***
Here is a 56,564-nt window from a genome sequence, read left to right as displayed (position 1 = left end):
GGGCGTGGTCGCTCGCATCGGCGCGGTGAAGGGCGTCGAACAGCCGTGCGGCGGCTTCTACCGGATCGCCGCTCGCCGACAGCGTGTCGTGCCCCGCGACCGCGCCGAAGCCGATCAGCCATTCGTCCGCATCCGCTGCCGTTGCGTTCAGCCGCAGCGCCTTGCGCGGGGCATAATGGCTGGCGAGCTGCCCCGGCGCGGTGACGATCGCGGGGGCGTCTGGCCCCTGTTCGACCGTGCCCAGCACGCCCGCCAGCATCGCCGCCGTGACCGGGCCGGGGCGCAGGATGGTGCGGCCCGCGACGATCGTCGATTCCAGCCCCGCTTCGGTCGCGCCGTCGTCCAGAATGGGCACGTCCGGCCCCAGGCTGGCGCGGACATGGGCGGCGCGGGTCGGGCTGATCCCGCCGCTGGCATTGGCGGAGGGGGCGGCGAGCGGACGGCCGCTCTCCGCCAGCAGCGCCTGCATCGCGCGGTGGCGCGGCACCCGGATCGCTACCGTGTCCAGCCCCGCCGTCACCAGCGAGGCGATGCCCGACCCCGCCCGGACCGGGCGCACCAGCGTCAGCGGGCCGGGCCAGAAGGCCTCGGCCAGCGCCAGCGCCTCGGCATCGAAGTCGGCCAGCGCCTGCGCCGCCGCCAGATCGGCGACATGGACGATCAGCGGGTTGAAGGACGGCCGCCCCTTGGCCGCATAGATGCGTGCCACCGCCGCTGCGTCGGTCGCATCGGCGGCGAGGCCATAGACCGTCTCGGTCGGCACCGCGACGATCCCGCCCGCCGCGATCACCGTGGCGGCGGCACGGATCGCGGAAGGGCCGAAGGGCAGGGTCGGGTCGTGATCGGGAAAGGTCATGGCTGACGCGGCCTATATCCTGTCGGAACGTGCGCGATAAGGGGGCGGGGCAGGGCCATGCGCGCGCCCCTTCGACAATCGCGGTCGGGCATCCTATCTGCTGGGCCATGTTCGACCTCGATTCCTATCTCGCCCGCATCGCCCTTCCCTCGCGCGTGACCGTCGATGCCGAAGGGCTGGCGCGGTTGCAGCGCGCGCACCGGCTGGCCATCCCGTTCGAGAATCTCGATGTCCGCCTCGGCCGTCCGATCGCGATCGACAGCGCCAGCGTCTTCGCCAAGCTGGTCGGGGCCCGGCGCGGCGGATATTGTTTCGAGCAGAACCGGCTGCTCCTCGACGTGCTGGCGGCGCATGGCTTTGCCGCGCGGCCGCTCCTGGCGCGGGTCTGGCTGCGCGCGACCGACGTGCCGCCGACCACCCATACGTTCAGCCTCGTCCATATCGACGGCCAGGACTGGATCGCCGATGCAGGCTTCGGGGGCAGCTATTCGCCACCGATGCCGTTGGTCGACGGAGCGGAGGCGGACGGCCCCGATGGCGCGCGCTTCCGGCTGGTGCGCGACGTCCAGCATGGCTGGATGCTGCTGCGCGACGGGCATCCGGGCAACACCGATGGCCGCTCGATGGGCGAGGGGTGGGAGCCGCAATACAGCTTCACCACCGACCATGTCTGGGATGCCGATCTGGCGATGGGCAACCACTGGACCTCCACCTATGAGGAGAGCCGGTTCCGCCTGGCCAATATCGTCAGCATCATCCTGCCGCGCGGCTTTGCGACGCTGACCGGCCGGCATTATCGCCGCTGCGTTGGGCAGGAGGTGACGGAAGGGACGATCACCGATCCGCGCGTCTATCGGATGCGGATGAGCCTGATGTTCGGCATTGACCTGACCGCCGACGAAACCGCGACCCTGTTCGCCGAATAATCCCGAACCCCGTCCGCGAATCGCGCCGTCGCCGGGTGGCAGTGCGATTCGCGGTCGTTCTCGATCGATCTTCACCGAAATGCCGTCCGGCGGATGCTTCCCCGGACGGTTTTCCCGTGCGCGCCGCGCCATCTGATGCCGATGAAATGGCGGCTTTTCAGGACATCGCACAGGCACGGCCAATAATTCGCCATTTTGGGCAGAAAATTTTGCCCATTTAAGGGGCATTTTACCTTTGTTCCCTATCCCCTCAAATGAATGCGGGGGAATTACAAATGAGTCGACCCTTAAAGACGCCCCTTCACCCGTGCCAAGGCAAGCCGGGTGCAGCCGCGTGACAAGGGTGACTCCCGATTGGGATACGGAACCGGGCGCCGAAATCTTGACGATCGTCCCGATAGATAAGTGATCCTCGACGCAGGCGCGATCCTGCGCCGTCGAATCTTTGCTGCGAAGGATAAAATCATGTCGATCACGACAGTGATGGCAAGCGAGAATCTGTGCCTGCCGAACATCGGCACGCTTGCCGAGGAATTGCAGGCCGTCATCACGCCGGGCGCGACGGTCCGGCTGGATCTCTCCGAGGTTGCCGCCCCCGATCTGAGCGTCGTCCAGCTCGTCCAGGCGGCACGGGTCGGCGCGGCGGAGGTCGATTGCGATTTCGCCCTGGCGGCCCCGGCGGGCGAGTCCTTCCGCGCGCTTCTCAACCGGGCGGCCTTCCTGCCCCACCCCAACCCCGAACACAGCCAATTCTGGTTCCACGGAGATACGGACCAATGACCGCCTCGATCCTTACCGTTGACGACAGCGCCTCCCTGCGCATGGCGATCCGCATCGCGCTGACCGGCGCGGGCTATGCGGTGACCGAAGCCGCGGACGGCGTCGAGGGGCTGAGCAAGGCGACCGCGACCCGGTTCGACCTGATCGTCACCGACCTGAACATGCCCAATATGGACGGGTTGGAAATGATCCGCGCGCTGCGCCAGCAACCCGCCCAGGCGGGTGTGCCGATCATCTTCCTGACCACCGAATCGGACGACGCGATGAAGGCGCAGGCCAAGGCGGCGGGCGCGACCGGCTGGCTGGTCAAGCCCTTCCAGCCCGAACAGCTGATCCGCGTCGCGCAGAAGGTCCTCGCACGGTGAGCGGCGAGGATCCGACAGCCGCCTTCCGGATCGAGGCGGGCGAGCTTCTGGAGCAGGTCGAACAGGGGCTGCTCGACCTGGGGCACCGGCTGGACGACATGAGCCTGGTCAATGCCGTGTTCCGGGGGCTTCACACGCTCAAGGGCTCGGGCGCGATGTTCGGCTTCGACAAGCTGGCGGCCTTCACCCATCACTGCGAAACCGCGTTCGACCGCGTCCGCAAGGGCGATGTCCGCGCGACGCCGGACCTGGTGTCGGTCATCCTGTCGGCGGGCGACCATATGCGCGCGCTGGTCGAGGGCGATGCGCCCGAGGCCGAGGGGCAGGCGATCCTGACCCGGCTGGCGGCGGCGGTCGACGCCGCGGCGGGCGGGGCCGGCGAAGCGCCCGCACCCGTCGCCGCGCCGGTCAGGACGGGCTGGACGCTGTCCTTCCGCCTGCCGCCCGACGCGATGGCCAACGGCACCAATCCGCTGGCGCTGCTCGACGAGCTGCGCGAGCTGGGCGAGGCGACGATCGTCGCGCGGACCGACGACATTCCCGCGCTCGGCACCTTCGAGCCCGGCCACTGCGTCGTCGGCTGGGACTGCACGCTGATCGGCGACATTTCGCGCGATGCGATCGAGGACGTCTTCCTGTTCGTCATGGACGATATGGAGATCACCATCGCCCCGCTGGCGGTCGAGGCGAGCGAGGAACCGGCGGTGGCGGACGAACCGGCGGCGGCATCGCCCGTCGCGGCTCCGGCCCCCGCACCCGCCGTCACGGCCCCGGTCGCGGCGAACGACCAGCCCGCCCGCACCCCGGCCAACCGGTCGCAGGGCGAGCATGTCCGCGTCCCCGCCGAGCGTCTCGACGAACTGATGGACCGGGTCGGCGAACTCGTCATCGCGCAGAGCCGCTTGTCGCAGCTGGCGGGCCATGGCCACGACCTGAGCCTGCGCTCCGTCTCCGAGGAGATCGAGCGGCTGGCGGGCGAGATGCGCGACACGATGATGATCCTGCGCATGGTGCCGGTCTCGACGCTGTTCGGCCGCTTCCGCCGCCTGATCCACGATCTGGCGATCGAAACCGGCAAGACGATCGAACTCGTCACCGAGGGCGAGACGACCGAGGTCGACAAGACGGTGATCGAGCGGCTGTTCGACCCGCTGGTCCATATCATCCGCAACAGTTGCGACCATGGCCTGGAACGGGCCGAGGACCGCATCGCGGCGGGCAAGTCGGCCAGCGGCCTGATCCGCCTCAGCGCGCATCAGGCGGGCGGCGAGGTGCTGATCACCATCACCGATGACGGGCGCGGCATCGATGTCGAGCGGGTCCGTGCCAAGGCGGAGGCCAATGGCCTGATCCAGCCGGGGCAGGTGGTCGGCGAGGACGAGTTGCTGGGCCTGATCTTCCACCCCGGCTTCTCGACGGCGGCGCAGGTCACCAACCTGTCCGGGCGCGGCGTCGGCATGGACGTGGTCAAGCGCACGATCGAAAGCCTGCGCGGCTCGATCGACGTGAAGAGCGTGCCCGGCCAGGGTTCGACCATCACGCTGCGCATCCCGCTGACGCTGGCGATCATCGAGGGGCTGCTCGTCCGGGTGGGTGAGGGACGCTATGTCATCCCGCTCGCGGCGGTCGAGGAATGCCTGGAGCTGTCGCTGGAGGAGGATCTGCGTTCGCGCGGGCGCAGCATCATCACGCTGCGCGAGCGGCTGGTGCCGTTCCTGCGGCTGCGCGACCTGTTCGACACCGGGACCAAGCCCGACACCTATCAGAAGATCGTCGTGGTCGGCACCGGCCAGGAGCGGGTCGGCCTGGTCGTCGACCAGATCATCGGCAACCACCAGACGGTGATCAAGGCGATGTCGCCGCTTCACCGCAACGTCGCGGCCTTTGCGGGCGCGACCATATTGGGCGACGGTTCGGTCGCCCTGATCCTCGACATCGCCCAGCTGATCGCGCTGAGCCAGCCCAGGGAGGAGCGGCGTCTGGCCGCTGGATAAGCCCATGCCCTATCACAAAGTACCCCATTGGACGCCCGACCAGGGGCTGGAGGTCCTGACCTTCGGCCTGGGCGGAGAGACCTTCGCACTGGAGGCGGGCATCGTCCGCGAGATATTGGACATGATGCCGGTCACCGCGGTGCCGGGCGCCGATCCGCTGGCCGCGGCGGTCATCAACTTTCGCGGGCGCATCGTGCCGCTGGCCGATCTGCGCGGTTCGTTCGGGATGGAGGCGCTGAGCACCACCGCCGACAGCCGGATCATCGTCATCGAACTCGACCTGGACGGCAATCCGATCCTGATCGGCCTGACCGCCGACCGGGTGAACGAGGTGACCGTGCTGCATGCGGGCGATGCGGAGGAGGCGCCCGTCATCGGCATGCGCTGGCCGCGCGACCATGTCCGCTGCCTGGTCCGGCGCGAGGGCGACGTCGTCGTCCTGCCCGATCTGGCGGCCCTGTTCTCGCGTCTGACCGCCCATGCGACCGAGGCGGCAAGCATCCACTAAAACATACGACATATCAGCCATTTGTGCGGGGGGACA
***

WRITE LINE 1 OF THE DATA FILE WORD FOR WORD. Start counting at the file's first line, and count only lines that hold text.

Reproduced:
Here is a 56,564-nt window from a genome sequence, read left to right as displayed (position 1 = left end):